Recently, I wrote a “Green development 2030” report for Huawei, one of the biggest companies in the digital industry. Some said, “Well done, professor but it was too long”. Below, I made a summary for those friends and I’m sharing it with you again.
The report also explains in what ways key industries will complete their Green Transformation process. Focusing particularly on the energy efficient nature of digital infrastructure, Huawei details continuously growing share of renewable energy as an integral part of green industries, and even proposes a new assessment model for green development. The following are some of many projections for “Green Development 2030” that we discover as we go through the report.
- More than 50% of electricity will be generated from renewable energy by 2030.
- The share of electricity in global final energy consumption will reach 30% and the global capacity of energy storage systems will grow by 20-fold.
- The industry will go “green,” and every 10,000 workers will work with 390 robots.
- All new buildings will operate at net-zero carbon by 2030. By 2050, all buildings will be net-zero carbon.
- Digital infrastructure will become 100 times more energy efficient by 2030.
- The global telemedicine market will increase by ten-fold while online education will grow by around 23-fold. Billions of users will take virtual tours.
So how will these projections become reality? Some of them will happen when companies rapidly start renovating themselves for the “decarbonization” process and other green requirements stipulated by international environmental treaties, conventions, and other agreements. On the other hand, they will focus on digitalization in order not to fall behind in global competition. In line with these efforts, factories, buildings, houses, and all other carbon emitting elements will enter a process designed to enable zero carbon emission. The report offers a roadmap and a philosophy for these breakthroughs that will both save the planet and help companies not fall behind in the competition
I was particularly excited to learn about Huawei’s efforts to bringing 10 Gbps everywhere with 5.5G and F5.5G. Frankly, it made me think what types of novelties going one step further would bring to the humanity. Obviously, all of these breakthroughs will require new computing, software, hardware, infrastructure, and communication architectures. Saying that existing architectures greatly limits processing capabilities, the report underlines that Huawei is working on a “ground-breaking peer-to-peer computing model” that will significantly improve system performance.For example, with this new model, a 90-minute 3D movie, which normally requires almost six months to be fully rendered, will be rendered only in two weeks.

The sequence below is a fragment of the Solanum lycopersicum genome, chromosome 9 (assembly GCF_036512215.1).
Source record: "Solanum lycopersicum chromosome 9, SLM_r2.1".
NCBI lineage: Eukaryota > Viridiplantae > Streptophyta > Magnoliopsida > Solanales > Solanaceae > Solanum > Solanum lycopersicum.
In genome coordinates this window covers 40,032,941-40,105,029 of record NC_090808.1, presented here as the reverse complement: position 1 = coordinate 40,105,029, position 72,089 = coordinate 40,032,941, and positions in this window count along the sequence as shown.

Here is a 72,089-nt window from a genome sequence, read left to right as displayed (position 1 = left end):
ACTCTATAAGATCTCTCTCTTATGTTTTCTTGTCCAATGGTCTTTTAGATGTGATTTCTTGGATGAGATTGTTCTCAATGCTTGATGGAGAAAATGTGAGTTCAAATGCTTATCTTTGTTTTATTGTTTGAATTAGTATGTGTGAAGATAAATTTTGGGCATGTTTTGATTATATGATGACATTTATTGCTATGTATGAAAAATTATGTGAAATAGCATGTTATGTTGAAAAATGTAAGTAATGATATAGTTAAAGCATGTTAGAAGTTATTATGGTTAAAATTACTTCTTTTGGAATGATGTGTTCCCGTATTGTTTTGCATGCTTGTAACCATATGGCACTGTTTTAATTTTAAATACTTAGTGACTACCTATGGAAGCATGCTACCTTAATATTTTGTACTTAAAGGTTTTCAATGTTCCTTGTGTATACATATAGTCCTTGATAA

“We Need a New Ecosystem.”
It is undeniable that both companies and customers are severely hit by the chip crisis.It is stated in the report that “people no longer look for more devices. What they really want is more intelligent experience.” To be honest, I am too tired of so many devices that are connected to each other at home or at work. The low download speed in countries like Turkey is driving people mad since it is slowing things further down instead of speeding them up. We all need a “user-centric seamless AI life experience,” which encompasses different domains of life such as office, home, sports, travel, entertainment, even healthcare.
Most importantly, all of these innovations must be designed in line with the “green development”. I am talking about a “cloud-based” world that requires a significant amount of investment in numerous sectors and domains including mining, agriculture, manufacturing, construction, healthcare, education, customs areas, logistics, energy production and consumption, even sports. This may seem easier said than done, but it is possible. Because leading international scientists are relentlessly contributing to these solutions. Frankly, as a Turk, I am proud that Prof. Erdal Arıkan, who invented polar codes for 5G, made such an outstanding contribution to communication technology.
There is one crucial thing we cannot deny: energy is expensive, and it is difficult to supply it. That is to say, we may come to a point where we can no longer supply energy even if we have money. We know that 40% of carbon emissions worldwide originate from energy generating processes. As we keep producing and storing energy, current technologies are causing irreparable damage to the environment. This problem can be solved not only by using energy units that emit less carbon, but also by making all peer-to-peer architectures carbon-neutral.
Turkey is a country that is highly dependent on oil and gas imports, and businesses and it will eventually have to meet the requirements of the European Green Deal in order to keep up with the competition. Those who sell goods within the framework of the Green Deal need to take a good look at Huawei’s Green Development 2030 report, as it explains in detail what should be done for a smooth transition to green and digitized economy.